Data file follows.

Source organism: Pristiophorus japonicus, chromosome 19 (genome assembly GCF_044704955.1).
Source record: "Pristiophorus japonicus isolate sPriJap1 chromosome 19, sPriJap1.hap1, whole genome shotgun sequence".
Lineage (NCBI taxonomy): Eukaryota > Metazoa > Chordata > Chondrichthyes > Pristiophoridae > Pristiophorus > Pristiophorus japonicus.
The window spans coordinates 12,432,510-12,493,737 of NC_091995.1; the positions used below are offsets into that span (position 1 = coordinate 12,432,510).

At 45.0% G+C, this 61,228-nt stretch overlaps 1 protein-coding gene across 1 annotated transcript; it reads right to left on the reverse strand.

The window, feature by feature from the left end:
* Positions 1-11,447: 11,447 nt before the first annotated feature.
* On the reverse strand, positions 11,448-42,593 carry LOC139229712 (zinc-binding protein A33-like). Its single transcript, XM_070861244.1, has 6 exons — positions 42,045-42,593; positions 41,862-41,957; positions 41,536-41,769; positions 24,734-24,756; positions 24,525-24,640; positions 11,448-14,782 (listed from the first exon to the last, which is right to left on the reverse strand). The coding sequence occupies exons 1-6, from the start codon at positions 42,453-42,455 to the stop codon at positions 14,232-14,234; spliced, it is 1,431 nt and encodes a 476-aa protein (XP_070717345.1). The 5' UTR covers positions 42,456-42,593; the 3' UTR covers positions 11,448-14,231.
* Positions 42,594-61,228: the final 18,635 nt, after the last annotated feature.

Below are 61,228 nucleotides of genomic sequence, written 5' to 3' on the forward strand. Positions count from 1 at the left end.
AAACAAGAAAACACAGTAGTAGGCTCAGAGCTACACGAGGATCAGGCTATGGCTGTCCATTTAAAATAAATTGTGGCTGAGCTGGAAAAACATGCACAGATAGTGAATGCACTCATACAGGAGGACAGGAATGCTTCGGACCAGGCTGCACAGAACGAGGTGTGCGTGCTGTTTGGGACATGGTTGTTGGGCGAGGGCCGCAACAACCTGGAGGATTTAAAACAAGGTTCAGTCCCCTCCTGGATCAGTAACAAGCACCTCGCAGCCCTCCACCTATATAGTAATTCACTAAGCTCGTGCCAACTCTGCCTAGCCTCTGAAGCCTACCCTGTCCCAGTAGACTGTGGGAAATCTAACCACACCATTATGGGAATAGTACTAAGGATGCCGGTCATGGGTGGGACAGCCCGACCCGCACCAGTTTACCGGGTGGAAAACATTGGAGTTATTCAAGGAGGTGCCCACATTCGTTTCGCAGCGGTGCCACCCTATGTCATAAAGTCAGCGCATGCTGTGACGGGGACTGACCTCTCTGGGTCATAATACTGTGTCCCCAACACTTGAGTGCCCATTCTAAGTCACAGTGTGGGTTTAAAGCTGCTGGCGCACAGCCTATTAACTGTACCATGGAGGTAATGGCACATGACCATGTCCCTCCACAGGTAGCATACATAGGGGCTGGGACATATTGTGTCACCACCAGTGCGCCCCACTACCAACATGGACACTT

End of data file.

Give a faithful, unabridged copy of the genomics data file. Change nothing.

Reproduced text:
Source organism: Pristiophorus japonicus, chromosome 19 (genome assembly GCF_044704955.1).
Source record: "Pristiophorus japonicus isolate sPriJap1 chromosome 19, sPriJap1.hap1, whole genome shotgun sequence".
Lineage (NCBI taxonomy): Eukaryota > Metazoa > Chordata > Chondrichthyes > Pristiophoridae > Pristiophorus > Pristiophorus japonicus.
The window spans coordinates 12,432,510-12,493,737 of NC_091995.1; the positions used below are offsets into that span (position 1 = coordinate 12,432,510).

At 45.0% G+C, this 61,228-nt stretch overlaps 1 protein-coding gene across 1 annotated transcript; it reads right to left on the reverse strand.

The window, feature by feature from the left end:
* Positions 1-11,447: 11,447 nt before the first annotated feature.
* On the reverse strand, positions 11,448-42,593 carry LOC139229712 (zinc-binding protein A33-like). Its single transcript, XM_070861244.1, has 6 exons — positions 42,045-42,593; positions 41,862-41,957; positions 41,536-41,769; positions 24,734-24,756; positions 24,525-24,640; positions 11,448-14,782 (listed from the first exon to the last, which is right to left on the reverse strand). The coding sequence occupies exons 1-6, from the start codon at positions 42,453-42,455 to the stop codon at positions 14,232-14,234; spliced, it is 1,431 nt and encodes a 476-aa protein (XP_070717345.1). The 5' UTR covers positions 42,456-42,593; the 3' UTR covers positions 11,448-14,231.
* Positions 42,594-61,228: the final 18,635 nt, after the last annotated feature.

Below are 61,228 nucleotides of genomic sequence, written 5' to 3' on the forward strand. Positions count from 1 at the left end.
AAACAAGAAAACACAGTAGTAGGCTCAGAGCTACACGAGGATCAGGCTATGGCTGTCCATTTAAAATAAATTGTGGCTGAGCTGGAAAAACATGCACAGATAGTGAATGCACTCATACAGGAGGACAGGAATGCTTCGGACCAGGCTGCACAGAACGAGGTGTGCGTGCTGTTTGGGACATGGTTGTTGGGCGAGGGCCGCAACAACCTGGAGGATTTAAAACAAGGTTCAGTCCCCTCCTGGATCAGTAACAAGCACCTCGCAGCCCTCCACCTATATAGTAATTCACTAAGCTCGTGCCAACTCTGCCTAGCCTCTGAAGCCTACCCTGTCCCAGTAGACTGTGGGAAATCTAACCACACCATTATGGGAATAGTACTAAGGATGCCGGTCATGGGTGGGACAGCCCGACCCGCACCAGTTTACCGGGTGGAAAACATTGGAGTTATTCAAGGAGGTGCCCACATTCGTTTCGCAGCGGTGCCACCCTATGTCATAAAGTCAGCGCATGCTGTGACGGGGACTGACCTCTCTGGGTCATAATACTGTGTCCCCAACACTTGAGTGCCCATTCTAAGTCACAGTGTGGGTTTAAAGCTGCTGGCGCACAGCCTATTAACTGTACCATGGAGGTAATGGCACATGACCATGTCCCTCCACAGGTAGCATACATAGGGGCTGGGACATATTGTGTCACCACCAGTGCGCCCCACTACCAACATGGACACTT